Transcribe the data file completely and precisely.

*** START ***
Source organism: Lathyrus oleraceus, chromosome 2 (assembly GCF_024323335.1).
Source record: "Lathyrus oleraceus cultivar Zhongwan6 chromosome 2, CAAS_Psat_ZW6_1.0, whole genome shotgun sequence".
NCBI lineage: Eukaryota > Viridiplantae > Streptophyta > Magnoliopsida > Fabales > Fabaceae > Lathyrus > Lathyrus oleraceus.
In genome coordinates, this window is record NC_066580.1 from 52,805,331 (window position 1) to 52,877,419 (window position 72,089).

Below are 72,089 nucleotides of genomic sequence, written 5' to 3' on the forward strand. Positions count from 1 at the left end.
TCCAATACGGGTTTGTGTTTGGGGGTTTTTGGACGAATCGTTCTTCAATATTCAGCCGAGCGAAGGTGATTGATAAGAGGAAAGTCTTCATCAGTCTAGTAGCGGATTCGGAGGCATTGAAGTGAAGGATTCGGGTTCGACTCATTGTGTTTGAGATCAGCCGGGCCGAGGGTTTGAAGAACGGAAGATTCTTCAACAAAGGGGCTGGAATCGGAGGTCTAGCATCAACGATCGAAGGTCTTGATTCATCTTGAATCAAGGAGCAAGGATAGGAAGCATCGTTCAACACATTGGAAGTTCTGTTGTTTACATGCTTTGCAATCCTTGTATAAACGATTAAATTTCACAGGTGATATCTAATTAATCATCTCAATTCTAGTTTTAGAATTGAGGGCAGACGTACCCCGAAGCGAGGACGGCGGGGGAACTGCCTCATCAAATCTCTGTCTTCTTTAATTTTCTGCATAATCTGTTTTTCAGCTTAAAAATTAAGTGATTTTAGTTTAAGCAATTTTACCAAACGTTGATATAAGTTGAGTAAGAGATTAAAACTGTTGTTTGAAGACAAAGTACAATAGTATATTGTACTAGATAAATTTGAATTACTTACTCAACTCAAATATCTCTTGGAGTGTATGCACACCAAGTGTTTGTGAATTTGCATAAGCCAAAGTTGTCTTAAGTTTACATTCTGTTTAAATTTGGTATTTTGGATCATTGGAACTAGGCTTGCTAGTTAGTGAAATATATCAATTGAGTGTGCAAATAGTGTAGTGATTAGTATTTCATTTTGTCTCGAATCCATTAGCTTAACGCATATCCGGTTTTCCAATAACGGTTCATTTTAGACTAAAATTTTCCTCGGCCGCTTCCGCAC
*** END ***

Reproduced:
Source organism: Lathyrus oleraceus, chromosome 2 (assembly GCF_024323335.1).
Source record: "Lathyrus oleraceus cultivar Zhongwan6 chromosome 2, CAAS_Psat_ZW6_1.0, whole genome shotgun sequence".
NCBI lineage: Eukaryota > Viridiplantae > Streptophyta > Magnoliopsida > Fabales > Fabaceae > Lathyrus > Lathyrus oleraceus.
In genome coordinates, this window is record NC_066580.1 from 52,805,331 (window position 1) to 52,877,419 (window position 72,089).

Below are 72,089 nucleotides of genomic sequence, written 5' to 3' on the forward strand. Positions count from 1 at the left end.
TCCAATACGGGTTTGTGTTTGGGGGTTTTTGGACGAATCGTTCTTCAATATTCAGCCGAGCGAAGGTGATTGATAAGAGGAAAGTCTTCATCAGTCTAGTAGCGGATTCGGAGGCATTGAAGTGAAGGATTCGGGTTCGACTCATTGTGTTTGAGATCAGCCGGGCCGAGGGTTTGAAGAACGGAAGATTCTTCAACAAAGGGGCTGGAATCGGAGGTCTAGCATCAACGATCGAAGGTCTTGATTCATCTTGAATCAAGGAGCAAGGATAGGAAGCATCGTTCAACACATTGGAAGTTCTGTTGTTTACATGCTTTGCAATCCTTGTATAAACGATTAAATTTCACAGGTGATATCTAATTAATCATCTCAATTCTAGTTTTAGAATTGAGGGCAGACGTACCCCGAAGCGAGGACGGCGGGGGAACTGCCTCATCAAATCTCTGTCTTCTTTAATTTTCTGCATAATCTGTTTTTCAGCTTAAAAATTAAGTGATTTTAGTTTAAGCAATTTTACCAAACGTTGATATAAGTTGAGTAAGAGATTAAAACTGTTGTTTGAAGACAAAGTACAATAGTATATTGTACTAGATAAATTTGAATTACTTACTCAACTCAAATATCTCTTGGAGTGTATGCACACCAAGTGTTTGTGAATTTGCATAAGCCAAAGTTGTCTTAAGTTTACATTCTGTTTAAATTTGGTATTTTGGATCATTGGAACTAGGCTTGCTAGTTAGTGAAATATATCAATTGAGTGTGCAAATAGTGTAGTGATTAGTATTTCATTTTGTCTCGAATCCATTAGCTTAACGCATATCCGGTTTTCCAATAACGGTTCATTTTAGACTAAAATTTTCCTCGGCCGCTTCCGCAC